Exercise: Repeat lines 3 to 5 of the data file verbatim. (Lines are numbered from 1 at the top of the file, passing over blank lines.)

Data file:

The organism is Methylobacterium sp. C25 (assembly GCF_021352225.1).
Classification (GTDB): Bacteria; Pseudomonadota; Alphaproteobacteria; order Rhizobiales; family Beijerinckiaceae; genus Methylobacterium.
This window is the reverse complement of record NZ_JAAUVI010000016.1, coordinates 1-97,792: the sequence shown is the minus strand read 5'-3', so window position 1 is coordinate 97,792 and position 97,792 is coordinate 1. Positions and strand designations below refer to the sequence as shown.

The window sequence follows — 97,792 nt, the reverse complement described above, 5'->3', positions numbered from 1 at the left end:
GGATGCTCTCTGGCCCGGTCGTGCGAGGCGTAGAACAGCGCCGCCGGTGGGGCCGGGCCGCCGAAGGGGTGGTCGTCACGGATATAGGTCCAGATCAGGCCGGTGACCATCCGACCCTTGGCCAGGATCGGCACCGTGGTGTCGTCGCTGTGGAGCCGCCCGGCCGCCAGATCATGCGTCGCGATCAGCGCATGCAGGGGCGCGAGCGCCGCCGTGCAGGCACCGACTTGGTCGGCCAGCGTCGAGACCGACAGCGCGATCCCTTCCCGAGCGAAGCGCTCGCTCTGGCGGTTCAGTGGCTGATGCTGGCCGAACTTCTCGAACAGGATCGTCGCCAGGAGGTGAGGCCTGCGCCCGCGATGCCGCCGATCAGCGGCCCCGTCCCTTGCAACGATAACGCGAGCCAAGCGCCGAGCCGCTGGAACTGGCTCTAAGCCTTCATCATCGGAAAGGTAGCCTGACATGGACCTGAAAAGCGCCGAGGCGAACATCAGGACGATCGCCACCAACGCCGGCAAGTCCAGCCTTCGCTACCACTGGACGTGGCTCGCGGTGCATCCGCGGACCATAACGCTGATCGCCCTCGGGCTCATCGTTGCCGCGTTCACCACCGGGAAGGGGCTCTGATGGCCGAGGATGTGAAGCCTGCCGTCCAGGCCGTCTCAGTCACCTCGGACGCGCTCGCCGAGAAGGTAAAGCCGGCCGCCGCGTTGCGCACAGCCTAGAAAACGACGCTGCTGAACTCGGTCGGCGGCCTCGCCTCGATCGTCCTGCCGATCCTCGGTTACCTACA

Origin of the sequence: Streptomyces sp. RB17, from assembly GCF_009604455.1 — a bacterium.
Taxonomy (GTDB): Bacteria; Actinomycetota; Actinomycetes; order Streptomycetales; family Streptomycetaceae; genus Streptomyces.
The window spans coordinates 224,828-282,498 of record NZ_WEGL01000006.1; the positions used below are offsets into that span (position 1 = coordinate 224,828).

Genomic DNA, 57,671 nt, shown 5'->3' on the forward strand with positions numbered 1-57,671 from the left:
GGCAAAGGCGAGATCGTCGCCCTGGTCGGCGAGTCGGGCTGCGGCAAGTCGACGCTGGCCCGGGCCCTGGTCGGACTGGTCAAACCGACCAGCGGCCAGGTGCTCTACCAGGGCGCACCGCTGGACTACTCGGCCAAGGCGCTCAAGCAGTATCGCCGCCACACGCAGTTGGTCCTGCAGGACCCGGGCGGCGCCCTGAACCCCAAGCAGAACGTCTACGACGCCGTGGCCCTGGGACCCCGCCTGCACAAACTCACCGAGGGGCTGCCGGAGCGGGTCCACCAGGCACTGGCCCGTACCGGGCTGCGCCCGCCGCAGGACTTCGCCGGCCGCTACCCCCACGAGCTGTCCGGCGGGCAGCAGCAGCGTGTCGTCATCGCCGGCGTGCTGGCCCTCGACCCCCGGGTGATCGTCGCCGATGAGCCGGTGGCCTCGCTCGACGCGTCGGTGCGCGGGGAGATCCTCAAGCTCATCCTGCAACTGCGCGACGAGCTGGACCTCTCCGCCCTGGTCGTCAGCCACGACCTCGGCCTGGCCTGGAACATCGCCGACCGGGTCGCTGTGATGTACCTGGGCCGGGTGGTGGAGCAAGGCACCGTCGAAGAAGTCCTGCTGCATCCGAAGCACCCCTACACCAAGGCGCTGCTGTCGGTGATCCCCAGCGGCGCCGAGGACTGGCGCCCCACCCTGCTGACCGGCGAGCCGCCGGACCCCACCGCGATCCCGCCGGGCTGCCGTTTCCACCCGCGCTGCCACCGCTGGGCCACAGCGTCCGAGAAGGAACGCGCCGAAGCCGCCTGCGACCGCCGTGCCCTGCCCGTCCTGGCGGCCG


This window is the reverse complement of record NZ_JAAUVI010000016.1, coordinates 1-97,792: the sequence shown is the minus strand read 5'-3', so window position 1 is coordinate 97,792 and position 97,792 is coordinate 1. Positions and strand designations below refer to the sequence as shown.

The window sequence follows — 97,792 nt, the reverse complement described above, 5'->3', positions numbered from 1 at the left end:
GGATGCTCTCTGGCCCGGTCGTGCGAGGCGTAGAACAGCGCCGCCGGTGGGGCCGGGCCGCCGAAGGGGTGGTCGTCACGGATATAGGTCCAGATCAGGCCGGTGACCATCCGACCCTTGGCCAGGATCGGCACCGTGGTGTCGTCGCTGTGGAGCCGCCCGGCCGCCAGATCATGCGTCGCGATCAGCGCATGCAGGGGCGCGAGCGCCGCCGTGCAGGCACCGACTTGGTCGGCCAGCGTCGAGACCGACAGCGCGATCCCTTCCCGAGCGAAGCGCTCGCTCTGGCGGTTCAGTGGCTGATGCTGGCCGAACTTCTCGAACAGGATCGTCGCCAGGAGGTGAGGCCTGCGCCCGCGATGCCGCCGATCAGCGGCCCCGTCCCTTGCAACGATAACGCGAGCCAAGCGCCGAGCCGCTGGAACTGGCTCTAAGCCTTCATCATCGGAAAGGTAGCCTGACATGGACCTGAAAAGCGCCGAGGCGAACATCAGGACGATCGCCACCAACGCCGGCAAGTCCAGCCTTCGCTACCACTGGACGTGGCTCGCGGTGCATCCGCGGACCATAACGCTGATCGCCCTCGGGCTCATCGTTGCCGCGTTCACCACCGGGAAGGGGCTCTGATGGCCGAGGATGTGAAGCCTGCCGTCCAGGCCGTCTCAGTCACCTCGGACGCGCTCGCCGAGAAGGTAAAGCCGGCCGCCGCGTTGCGCACAGCCTAGAAAACGACGCTGCTGAACTCGGTCGGCGGCCTCGCCTCGATCGTCCTGCCGATCCTCGGTTACCTACA